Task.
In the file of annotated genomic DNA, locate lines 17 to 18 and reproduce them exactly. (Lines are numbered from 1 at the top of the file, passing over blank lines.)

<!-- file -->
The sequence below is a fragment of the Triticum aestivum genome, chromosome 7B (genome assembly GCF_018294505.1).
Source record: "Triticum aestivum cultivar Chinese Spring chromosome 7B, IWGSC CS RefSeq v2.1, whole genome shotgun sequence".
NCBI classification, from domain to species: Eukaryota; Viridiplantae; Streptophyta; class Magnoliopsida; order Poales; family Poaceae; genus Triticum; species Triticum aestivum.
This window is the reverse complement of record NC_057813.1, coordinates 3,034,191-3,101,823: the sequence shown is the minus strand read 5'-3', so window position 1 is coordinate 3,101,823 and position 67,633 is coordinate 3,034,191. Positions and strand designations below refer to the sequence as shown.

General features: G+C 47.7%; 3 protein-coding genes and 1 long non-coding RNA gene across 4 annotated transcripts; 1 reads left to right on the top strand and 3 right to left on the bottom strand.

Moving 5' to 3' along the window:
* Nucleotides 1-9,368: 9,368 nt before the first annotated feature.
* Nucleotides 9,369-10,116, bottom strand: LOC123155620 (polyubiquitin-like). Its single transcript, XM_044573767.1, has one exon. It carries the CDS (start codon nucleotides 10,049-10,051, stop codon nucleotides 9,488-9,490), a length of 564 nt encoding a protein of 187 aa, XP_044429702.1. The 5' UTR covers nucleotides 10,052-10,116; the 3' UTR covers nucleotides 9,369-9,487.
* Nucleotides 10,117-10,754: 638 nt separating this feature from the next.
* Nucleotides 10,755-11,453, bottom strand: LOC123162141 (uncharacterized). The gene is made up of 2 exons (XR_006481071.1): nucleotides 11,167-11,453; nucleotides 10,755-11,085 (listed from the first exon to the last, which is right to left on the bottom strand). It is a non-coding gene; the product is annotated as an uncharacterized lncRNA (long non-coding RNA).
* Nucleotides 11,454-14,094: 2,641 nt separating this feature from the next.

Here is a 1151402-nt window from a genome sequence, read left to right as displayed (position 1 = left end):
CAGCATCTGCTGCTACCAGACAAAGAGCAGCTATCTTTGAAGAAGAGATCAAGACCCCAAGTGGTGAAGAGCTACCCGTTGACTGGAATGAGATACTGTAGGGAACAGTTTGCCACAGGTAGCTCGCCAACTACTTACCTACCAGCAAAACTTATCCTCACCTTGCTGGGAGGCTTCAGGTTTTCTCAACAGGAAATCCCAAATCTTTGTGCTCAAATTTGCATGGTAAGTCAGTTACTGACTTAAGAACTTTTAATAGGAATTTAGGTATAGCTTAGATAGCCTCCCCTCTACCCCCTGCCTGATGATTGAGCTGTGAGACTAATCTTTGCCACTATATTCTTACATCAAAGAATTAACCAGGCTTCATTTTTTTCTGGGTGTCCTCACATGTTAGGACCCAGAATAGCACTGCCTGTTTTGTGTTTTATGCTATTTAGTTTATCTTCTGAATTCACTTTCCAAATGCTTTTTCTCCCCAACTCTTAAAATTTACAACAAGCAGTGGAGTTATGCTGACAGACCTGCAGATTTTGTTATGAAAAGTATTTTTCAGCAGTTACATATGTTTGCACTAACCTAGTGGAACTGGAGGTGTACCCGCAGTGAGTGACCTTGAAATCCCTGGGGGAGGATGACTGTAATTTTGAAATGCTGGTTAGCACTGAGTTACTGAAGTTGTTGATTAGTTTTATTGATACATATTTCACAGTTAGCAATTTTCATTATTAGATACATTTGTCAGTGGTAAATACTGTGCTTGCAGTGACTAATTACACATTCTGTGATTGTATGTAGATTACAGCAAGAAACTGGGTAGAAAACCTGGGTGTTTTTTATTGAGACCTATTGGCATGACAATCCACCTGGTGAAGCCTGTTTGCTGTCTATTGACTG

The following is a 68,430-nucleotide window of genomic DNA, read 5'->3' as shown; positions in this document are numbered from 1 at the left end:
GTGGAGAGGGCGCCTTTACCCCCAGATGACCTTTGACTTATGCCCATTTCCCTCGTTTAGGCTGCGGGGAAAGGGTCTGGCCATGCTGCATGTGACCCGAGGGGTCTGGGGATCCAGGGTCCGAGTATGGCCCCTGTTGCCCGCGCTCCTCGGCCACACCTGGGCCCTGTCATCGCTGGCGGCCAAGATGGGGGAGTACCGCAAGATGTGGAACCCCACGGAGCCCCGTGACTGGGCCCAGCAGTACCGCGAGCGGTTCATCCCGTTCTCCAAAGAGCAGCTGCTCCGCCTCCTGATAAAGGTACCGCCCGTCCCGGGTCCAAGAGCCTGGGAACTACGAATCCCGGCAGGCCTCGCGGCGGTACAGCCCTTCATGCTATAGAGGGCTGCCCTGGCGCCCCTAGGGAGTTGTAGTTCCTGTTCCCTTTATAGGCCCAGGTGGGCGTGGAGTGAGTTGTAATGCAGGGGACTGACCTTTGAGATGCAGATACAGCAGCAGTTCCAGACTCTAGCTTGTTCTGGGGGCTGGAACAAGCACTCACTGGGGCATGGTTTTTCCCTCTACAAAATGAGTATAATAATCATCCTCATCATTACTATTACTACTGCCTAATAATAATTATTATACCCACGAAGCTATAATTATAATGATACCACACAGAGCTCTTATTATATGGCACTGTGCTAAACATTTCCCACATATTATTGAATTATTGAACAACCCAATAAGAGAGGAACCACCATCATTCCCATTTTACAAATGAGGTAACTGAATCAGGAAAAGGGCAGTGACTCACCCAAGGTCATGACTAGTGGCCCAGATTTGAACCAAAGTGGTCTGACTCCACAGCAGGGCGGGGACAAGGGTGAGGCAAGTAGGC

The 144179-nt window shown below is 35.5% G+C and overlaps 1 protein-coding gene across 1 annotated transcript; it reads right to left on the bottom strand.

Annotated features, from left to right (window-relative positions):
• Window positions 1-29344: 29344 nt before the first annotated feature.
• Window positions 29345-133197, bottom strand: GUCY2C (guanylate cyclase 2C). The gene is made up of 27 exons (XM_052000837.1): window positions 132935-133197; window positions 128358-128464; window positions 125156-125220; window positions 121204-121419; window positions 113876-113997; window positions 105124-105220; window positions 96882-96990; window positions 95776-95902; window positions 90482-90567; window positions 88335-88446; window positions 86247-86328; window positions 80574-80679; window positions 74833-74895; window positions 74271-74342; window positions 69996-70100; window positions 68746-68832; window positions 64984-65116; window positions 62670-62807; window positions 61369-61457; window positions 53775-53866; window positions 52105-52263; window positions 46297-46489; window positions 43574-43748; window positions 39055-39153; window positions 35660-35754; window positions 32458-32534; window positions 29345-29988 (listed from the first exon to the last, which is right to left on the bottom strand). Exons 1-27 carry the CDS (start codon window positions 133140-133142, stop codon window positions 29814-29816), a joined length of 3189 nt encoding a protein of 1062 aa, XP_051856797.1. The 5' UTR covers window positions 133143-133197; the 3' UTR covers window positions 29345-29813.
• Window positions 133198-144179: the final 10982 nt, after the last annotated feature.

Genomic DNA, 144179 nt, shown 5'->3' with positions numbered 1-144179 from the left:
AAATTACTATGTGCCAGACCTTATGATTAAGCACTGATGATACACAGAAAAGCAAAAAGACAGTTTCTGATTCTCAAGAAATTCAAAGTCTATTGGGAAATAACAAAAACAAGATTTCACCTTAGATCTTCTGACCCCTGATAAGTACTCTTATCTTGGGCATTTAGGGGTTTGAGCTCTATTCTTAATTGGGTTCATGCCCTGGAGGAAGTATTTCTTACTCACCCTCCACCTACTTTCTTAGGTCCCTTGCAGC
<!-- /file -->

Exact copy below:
Annotated features, from left to right (window-relative positions):
• Window positions 1-29344: 29344 nt before the first annotated feature.